It's not that it's not an impressive monument, historically important, and culturally unique. It's definitely all of those things. It's just that the strangeness of the structure, out there on the bleak Salisbury Plains, invites woo-woo speculation and just plain blather like no other.
With the possible exception of the Pyramids, of course. Google "secrets of the Pyramids" if you don't believe me, but only click on the links if you have a high tolerance for nonsense. You have been warned.
Anyhow, whenever I see sites that say "mysteries of Stonehenge decoded!" I always roll my eyes a bit. But as I've commented more than once, rejecting claims out of hand is just as lazy as accepting them out of hand; cynicism is no better than gullibility, and both are excuses not to think. So I got my comeuppance at the hands of the Brussels Times with an article called "Belgian Archaeologist Discloses Mysteries of Stonehenge," which turns out not only to be completely legitimate, but truly fascinating.
"By working directly on the human remains found at the site we hoped to gain insight, not on the origin of the stones, but on the origin of those using the site and being buried there," Snoeck said. "Most research on Stonehenge focused on the stones. Little was known about the humans buried at the site. This is mostly due to the fact that they were cremated and only small cremated bone fragments remained. It is only very recently that new methods have been developed to study cremated human remains."
Snoeck's research gives us a lens into a pre-literate people (or at least one for whom we have no written records), who have therefore been essentially silent for millennia. Despite what you hear from aficionados of pagan religions, there is almost nothing known about the culture of the early Celts. Most of the druidic trappings are the results of the 19th-century "Celtic revival" that mysticized -- invented, really -- a religion for these mysterious people. The little real data we have comes from contemporary accounts; but those writings (such as descriptions by the invading Romans) are not only unflattering, but are almost certain to be largely incorrect, if you judge by other examples of conquerors describing the conquerees.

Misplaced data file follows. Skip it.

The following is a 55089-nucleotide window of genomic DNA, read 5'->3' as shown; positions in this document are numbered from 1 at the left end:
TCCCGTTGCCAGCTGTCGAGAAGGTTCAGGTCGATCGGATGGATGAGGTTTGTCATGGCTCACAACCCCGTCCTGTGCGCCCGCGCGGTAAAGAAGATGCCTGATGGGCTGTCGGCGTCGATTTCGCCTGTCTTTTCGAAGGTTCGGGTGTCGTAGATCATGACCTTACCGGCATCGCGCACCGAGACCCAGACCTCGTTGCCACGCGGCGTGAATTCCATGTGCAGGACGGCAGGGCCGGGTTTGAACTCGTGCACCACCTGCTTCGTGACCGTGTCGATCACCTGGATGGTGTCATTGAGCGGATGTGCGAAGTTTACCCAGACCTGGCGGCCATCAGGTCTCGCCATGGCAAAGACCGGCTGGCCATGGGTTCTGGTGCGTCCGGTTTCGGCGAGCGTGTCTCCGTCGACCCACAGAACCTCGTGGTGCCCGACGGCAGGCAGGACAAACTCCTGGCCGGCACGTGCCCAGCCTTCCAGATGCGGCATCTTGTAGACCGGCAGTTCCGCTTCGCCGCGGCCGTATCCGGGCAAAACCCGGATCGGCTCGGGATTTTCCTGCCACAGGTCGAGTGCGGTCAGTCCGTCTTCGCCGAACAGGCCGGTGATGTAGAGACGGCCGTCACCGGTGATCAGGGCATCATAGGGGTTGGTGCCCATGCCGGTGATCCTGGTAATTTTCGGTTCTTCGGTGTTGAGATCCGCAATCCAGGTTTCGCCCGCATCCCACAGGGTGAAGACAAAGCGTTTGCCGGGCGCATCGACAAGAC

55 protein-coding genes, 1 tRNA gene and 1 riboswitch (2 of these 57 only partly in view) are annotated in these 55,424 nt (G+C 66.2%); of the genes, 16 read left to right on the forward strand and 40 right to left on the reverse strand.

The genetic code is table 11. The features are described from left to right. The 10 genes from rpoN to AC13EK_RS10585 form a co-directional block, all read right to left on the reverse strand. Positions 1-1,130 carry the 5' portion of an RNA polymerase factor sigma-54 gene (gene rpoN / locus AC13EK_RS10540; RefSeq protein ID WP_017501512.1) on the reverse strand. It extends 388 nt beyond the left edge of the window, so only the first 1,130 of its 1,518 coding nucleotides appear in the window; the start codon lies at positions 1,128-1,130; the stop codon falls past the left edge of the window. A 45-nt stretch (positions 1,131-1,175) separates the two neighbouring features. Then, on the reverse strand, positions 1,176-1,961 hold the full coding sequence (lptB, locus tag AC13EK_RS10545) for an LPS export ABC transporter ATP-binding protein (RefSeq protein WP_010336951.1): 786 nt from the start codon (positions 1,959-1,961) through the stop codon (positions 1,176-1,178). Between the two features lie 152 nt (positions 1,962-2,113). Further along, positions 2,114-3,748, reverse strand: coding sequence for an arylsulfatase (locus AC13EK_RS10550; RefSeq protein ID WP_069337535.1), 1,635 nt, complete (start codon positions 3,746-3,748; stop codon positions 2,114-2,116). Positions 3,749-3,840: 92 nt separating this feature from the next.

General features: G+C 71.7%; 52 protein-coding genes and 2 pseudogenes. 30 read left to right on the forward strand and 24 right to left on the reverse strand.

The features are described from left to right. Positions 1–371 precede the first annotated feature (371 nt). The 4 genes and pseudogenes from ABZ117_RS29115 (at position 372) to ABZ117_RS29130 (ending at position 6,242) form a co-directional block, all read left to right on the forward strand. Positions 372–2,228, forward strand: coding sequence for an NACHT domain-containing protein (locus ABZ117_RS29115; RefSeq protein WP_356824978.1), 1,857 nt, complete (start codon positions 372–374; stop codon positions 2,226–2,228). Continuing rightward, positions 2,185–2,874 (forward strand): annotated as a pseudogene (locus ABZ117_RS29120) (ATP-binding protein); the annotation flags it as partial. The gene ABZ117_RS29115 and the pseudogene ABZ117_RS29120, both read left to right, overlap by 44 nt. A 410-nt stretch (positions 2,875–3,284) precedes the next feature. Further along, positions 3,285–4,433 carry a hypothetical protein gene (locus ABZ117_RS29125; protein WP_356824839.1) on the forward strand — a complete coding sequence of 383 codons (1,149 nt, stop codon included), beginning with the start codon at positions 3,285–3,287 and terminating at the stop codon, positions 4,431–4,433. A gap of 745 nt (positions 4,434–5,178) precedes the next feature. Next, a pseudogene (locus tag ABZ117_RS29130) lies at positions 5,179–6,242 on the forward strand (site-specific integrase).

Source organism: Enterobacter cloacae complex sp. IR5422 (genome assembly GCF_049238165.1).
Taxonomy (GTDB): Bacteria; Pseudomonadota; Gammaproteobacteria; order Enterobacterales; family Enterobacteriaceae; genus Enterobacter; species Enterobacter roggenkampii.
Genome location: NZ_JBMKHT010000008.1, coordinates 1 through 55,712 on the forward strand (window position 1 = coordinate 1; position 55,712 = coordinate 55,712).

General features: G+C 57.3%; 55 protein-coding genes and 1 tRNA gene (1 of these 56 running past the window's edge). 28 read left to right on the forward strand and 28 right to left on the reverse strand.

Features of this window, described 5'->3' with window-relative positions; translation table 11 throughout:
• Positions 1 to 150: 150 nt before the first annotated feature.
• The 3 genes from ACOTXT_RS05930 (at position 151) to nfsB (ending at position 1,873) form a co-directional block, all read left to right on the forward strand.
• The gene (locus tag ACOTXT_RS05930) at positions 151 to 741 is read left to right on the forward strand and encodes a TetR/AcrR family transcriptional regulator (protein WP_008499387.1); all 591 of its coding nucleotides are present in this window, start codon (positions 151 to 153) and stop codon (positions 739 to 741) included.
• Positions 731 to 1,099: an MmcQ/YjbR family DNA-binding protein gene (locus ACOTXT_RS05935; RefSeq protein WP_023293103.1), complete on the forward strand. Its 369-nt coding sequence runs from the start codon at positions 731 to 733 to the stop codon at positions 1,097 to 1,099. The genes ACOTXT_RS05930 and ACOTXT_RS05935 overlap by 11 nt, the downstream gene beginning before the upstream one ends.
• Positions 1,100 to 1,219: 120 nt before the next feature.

"By gathering more information about [the early Celts]," Snoeck says, "we can start to understand the place of such sites in the wider landscape and how they shaped societies and beliefs through time and space. We were very excited to see that not all individuals lived near the site and that many actually moved over quite large distances to come to Stonehenge... [U]nderstanding how people and societies changed trough time and space helps us understand current societies and how they might change and interact."
So it's nice that we have someone researching the site with a serious eye toward gathering scientifically-relevant data. Heaven knows there's enough silliness out there on the topic. It'll be fascinating to see what Snoeck and other archaeologists uncover about Stonehenge's builders, and other related sites such as the dolmens in Brittany. All of it will give us a window into a long-dead people, whose knowledge, language, and culture vanished beneath the sands of time over two thousand years ago.
In August of 1883, one of the largest volcanic eruptions in human history (literally) obliterated an island in the Sunda Strait between Java and Sumatra.
The island was Krakatoa (now known by its more correct spelling of "Krakatau"). The magnitude of the explosion is nearly incomprehensible. It generated a sound estimated at 310 decibels, loud enough to be heard five thousand kilometers away (sailors forty kilometers away suffered ruptured eardrums). Rafts of volcanic pumice, some of which contained human skeletons, washed up in East Africa after making their way across the entire Indian Ocean. Thirty-six thousand people died, many of whom were not killed by the eruption itself but by the horrifying tsunamis that resulted, in some places measuring over forty meters above sea level.
Simon Winchester, a British journalist and author, wrote a book about the lead-up to that fateful day in summer of 1883. It is as lucid and fascinating as his other books, which include A Crack at the Edge of the World (about the 1906 San Francisco earthquake), The Map that Changed the World (a brilliant look at the man who created the first accurate geological map of England), and The Surgeon of Crowthorne (the biographies of the two men who created the Oxford English Dictionary -- one of whom was in a prison for the criminally insane).
So if you're a fan of excellent historical and science writing, or (like me) fascinated with volcanoes, earthquakes, and plate tectonics, you definitely need to read Krakatoa: The Day the World Exploded. It will give you a healthy respect for the powerful forces that create the topography of our planet -- some of which wield destructive power greater than anything we can imagine.